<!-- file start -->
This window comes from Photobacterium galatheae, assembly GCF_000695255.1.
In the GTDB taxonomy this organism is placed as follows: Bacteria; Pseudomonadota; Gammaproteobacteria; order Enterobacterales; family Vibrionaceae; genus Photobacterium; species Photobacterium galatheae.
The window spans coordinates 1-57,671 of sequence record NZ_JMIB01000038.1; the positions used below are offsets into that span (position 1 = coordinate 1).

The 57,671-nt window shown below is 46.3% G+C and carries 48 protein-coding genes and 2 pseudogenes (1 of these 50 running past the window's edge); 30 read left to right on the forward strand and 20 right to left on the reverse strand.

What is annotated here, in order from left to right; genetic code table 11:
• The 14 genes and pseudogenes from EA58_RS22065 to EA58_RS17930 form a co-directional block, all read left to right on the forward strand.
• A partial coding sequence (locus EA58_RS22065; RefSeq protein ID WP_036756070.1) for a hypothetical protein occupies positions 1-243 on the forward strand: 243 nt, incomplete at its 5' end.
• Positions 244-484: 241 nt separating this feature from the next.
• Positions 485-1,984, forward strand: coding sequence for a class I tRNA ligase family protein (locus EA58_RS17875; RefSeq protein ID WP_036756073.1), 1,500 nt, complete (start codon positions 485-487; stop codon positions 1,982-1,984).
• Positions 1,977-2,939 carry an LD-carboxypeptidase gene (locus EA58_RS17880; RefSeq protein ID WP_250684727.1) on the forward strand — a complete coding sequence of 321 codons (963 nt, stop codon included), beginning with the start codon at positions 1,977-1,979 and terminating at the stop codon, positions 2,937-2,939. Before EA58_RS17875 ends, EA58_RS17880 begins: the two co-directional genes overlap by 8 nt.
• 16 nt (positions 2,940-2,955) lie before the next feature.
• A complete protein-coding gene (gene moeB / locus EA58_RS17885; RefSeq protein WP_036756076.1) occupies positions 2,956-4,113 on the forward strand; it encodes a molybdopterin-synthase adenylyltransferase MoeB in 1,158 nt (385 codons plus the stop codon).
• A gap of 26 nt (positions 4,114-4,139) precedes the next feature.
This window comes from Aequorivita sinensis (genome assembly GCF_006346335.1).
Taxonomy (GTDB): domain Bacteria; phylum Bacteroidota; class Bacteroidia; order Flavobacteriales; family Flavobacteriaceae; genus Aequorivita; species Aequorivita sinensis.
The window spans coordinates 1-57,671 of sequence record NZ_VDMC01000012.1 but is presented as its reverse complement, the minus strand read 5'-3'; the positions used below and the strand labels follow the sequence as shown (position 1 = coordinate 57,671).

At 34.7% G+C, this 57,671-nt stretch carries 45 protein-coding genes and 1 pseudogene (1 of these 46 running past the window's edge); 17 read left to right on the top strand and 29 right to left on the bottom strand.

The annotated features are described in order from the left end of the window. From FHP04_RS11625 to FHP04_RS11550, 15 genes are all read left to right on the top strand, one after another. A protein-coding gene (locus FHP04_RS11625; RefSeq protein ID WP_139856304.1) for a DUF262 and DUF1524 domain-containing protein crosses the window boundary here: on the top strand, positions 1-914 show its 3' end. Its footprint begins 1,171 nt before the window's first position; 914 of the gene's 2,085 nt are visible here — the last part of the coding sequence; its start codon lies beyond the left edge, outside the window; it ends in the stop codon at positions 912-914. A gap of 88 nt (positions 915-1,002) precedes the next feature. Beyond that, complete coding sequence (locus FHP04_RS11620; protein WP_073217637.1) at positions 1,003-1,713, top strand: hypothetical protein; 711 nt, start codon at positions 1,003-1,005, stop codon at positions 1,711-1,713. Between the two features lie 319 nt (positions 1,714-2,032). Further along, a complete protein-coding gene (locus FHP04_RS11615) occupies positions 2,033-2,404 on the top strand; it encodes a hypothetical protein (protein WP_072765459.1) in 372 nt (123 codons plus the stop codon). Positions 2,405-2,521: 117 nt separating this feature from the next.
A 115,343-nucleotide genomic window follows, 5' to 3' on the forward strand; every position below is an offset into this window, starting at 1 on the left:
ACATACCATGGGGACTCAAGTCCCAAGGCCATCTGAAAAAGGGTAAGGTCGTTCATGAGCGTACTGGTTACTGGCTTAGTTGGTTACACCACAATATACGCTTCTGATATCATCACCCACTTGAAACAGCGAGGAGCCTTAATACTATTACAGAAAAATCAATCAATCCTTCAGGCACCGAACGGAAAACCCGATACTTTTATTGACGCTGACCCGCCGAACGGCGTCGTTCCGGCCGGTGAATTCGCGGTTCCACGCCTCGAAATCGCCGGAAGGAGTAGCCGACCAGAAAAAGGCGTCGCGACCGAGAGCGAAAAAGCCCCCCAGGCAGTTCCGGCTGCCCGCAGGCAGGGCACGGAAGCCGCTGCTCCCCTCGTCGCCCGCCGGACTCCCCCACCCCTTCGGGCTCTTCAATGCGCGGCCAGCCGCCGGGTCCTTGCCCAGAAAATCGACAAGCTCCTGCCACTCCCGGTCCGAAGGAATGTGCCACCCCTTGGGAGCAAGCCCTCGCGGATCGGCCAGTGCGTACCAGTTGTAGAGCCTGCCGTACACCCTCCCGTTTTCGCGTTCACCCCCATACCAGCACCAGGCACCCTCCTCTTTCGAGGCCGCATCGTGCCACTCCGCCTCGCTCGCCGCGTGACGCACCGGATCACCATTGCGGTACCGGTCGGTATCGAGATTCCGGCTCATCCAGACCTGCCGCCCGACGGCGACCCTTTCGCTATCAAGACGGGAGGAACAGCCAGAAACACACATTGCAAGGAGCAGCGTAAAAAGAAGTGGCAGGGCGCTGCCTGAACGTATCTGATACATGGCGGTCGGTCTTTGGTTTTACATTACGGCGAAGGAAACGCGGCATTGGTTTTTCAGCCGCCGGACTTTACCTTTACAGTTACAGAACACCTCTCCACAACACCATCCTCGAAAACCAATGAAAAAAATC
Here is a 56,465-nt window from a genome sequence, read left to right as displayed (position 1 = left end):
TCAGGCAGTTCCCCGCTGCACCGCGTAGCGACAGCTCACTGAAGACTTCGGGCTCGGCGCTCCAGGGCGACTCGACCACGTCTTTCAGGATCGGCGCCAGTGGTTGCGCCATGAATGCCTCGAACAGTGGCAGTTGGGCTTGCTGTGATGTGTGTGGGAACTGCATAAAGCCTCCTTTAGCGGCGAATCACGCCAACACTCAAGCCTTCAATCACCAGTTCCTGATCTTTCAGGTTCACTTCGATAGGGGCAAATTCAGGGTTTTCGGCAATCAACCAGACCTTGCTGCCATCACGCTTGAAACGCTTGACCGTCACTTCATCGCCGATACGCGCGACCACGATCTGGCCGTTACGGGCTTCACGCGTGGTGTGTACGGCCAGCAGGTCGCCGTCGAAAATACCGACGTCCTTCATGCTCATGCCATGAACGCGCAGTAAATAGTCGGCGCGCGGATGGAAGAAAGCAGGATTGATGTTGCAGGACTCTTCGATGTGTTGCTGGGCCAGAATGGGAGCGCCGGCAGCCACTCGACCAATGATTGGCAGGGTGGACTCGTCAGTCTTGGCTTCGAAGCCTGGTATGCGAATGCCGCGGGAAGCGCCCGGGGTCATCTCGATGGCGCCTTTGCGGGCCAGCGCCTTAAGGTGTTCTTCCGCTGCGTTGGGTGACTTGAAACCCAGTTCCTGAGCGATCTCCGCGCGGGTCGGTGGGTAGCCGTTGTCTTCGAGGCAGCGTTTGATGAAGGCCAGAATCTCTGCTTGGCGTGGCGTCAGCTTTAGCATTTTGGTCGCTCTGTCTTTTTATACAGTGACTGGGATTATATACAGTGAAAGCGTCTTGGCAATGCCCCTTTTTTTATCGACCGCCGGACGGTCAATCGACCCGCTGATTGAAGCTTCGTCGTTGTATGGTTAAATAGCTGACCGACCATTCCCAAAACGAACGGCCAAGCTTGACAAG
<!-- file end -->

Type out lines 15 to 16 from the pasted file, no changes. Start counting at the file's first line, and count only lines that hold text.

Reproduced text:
Taxonomy (GTDB): domain Bacteria; phylum Bacteroidota; class Bacteroidia; order Flavobacteriales; family Flavobacteriaceae; genus Aequorivita; species Aequorivita sinensis.
The window spans coordinates 1-57,671 of sequence record NZ_VDMC01000012.1 but is presented as its reverse complement, the minus strand read 5'-3'; the positions used below and the strand labels follow the sequence as shown (position 1 = coordinate 57,671).